This week’s neighborhood of the week exemplifies the meaning of a neighborhood– where strangers come together to help one another in tines of trouble. Brooklyn is full of many impressive restaurant and bar-rich neighborhoods, many of which have been greatly affected by Hurricane Sandy, along with so many other neighborhoods of New York City and the East Coast.
From the café and bar Fort Defiance to the production kitchen for the acclaimed Montréal style deli and bakery Mile High Kitchen, nearly every restaurant, bar, store, and café has been affected by storm damage. In many cases, the businesses have been shut down altogether. The area still, two weeks later, is without power.
Right along the East River by the Brooklyn-Battery Tunnel, just west of Park Slope and Carroll Gardens, and south of the tip of Lower Manhattan, Red Hook was in a particularly vulnerable spot for the surging surf from the storm.
Red Hook isn’t backing down in the face of the storm damage. Grubstreet estimates that most businesses need at least $50,000 in recovery costs and almost none of the businesses are covered by insurance. The small business owners have come together to meet this challenge by creating the fundraising group, Restore Red Hook. (more…)
In the daunting world that is the restaurant industry, the few restaurants that succeed beyond their first half decade have clicked with some specific formula. The formula might be as a tourist trap where the attraction is an enormous aquarium wall, or it might be about the exciting nature of a completely changing menu daily à la Charlie Trotter. Teamwork and leadership are critical. Everybody needs to be all in. The vision needs to be clear.
The now seven-year-old Range is truly the consummate restaurant. If I were to be teaching a course about a restaurant with a clear vision and equally clear purpose, this would be it. Range is a professional restaurant. Every surface is sanded, no corner cut. O.K., the cold butter and unexciting bread aren’t worth filling up on. But, that’s it.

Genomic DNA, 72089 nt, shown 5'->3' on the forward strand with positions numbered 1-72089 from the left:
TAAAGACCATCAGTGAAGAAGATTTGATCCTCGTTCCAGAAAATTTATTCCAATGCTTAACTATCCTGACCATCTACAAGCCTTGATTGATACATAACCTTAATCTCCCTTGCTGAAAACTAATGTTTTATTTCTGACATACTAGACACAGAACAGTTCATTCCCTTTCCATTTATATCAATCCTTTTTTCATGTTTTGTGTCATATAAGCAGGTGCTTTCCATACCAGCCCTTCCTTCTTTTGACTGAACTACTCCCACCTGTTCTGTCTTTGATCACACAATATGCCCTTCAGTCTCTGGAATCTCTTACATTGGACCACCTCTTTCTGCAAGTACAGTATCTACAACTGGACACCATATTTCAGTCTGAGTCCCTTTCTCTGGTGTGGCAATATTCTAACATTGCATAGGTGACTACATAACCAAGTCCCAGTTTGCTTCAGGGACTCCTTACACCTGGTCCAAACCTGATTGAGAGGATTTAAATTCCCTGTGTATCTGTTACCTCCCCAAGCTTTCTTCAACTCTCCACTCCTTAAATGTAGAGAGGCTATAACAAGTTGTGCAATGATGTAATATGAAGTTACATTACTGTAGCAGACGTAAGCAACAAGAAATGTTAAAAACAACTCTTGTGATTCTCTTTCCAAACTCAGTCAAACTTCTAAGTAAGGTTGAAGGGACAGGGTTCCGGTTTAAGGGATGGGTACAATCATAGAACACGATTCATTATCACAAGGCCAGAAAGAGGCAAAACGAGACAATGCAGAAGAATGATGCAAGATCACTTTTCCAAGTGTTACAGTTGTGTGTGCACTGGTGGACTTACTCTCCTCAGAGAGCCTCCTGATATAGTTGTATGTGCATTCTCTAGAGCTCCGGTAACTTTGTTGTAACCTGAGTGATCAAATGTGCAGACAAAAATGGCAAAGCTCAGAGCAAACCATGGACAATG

Back in the summer of 2005, husband and wife team Phil and Cameron West opened Range on Valencia Street in a rather challenging part of San Francisco’s Mission District, when the likes of Delfina and Foreign Cinema had put the neighborhood on the dining map, but long, long before the 2012 Ritual Coffee-Four Barrel Coffee-fueled Valencia Street corridor became San Francisco’s “it” street.
It’s extremely hard to spot Range from the street with its tinted windows and the only label being a small street lamp above the door that says in small print “Range.” I remember my first visit after it opened, doing a curious double-take, squinting my eyes, seriously thinking I must have completely had the wrong address.
Now Valencia Street seems to have at least a dozen restaurants per block. The once dicey block Range resides on now has only a slight bit of edge and a very welcome new playground and park right next to the restaurant.
Times change around Range. Time hasn’t changed Range too much. People come, people go. The menu has its constant stalwarts, but many dishes have evolved over the years and seasons. Through it all, after seven years, at least the equivalent of 70 years in human age, Range remains one of San Francisco’s stalwart modern day establishments– in its own way a 21st century Tadich Grill. If I were to open a restaurant, I would model it after Range. (more…)
As the results come in on this Election Tuesday evening, let’s imagine a dinner put together by both candidates most beloved foods.
Start by with the finger foods, snacking on hummus and pita chips like Governor Romney would, and President Obama supports trail mix and chips with guacamole.
We start with Governor Romney and his favorite meatloaf cakes, with the recipe from his wife Ann. Governor Romney is also a leading advocate for peanut butter and honey sandwiches…does that count as savory or dessert? We’ll call it savory.
Then to the other candidate’s courses. The President loves chili, especially on cool Autumnal nights like this Election evening. He loves the half-smokes at D.C.’s famed Ben’s Chili Bowl, but you should follow the Obama family recipe for chili. Apparently, it’s President Obama’s favorite dish to make. (more…)